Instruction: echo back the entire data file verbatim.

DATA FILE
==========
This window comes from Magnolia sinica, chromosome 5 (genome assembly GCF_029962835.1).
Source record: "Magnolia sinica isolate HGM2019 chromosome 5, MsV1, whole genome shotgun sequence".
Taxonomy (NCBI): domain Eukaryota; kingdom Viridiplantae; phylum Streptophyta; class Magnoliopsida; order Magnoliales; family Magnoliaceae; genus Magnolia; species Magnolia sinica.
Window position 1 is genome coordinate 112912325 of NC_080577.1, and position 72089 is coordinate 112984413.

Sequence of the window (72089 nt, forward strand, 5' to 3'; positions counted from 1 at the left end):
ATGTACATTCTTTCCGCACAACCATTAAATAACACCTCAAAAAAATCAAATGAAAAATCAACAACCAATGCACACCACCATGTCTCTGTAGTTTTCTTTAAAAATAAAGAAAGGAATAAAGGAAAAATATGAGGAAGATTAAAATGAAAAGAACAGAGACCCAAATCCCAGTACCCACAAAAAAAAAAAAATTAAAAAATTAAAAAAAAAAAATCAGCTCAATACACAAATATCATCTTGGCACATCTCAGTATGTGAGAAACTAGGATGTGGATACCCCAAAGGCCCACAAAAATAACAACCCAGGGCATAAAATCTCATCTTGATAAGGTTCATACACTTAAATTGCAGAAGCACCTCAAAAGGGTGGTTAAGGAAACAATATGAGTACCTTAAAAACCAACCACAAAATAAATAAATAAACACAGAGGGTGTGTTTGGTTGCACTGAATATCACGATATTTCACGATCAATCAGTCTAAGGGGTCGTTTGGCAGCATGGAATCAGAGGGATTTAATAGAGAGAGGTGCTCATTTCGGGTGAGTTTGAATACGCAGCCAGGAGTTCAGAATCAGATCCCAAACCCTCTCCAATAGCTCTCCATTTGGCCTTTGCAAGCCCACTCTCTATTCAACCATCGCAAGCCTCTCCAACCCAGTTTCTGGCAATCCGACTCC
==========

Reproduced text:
This window comes from Magnolia sinica, chromosome 5 (genome assembly GCF_029962835.1).
Source record: "Magnolia sinica isolate HGM2019 chromosome 5, MsV1, whole genome shotgun sequence".
Taxonomy (NCBI): domain Eukaryota; kingdom Viridiplantae; phylum Streptophyta; class Magnoliopsida; order Magnoliales; family Magnoliaceae; genus Magnolia; species Magnolia sinica.
Window position 1 is genome coordinate 112912325 of NC_080577.1, and position 72089 is coordinate 112984413.

Sequence of the window (72089 nt, forward strand, 5' to 3'; positions counted from 1 at the left end):
ATGTACATTCTTTCCGCACAACCATTAAATAACACCTCAAAAAAATCAAATGAAAAATCAACAACCAATGCACACCACCATGTCTCTGTAGTTTTCTTTAAAAATAAAGAAAGGAATAAAGGAAAAATATGAGGAAGATTAAAATGAAAAGAACAGAGACCCAAATCCCAGTACCCACAAAAAAAAAAAAATTAAAAAATTAAAAAAAAAAAATCAGCTCAATACACAAATATCATCTTGGCACATCTCAGTATGTGAGAAACTAGGATGTGGATACCCCAAAGGCCCACAAAAATAACAACCCAGGGCATAAAATCTCATCTTGATAAGGTTCATACACTTAAATTGCAGAAGCACCTCAAAAGGGTGGTTAAGGAAACAATATGAGTACCTTAAAAACCAACCACAAAATAAATAAATAAACACAGAGGGTGTGTTTGGTTGCACTGAATATCACGATATTTCACGATCAATCAGTCTAAGGGGTCGTTTGGCAGCATGGAATCAGAGGGATTTAATAGAGAGAGGTGCTCATTTCGGGTGAGTTTGAATACGCAGCCAGGAGTTCAGAATCAGATCCCAAACCCTCTCCAATAGCTCTCCATTTGGCCTTTGCAAGCCCACTCTCTATTCAACCATCGCAAGCCTCTCCAACCCAGTTTCTGGCAATCCGACTCC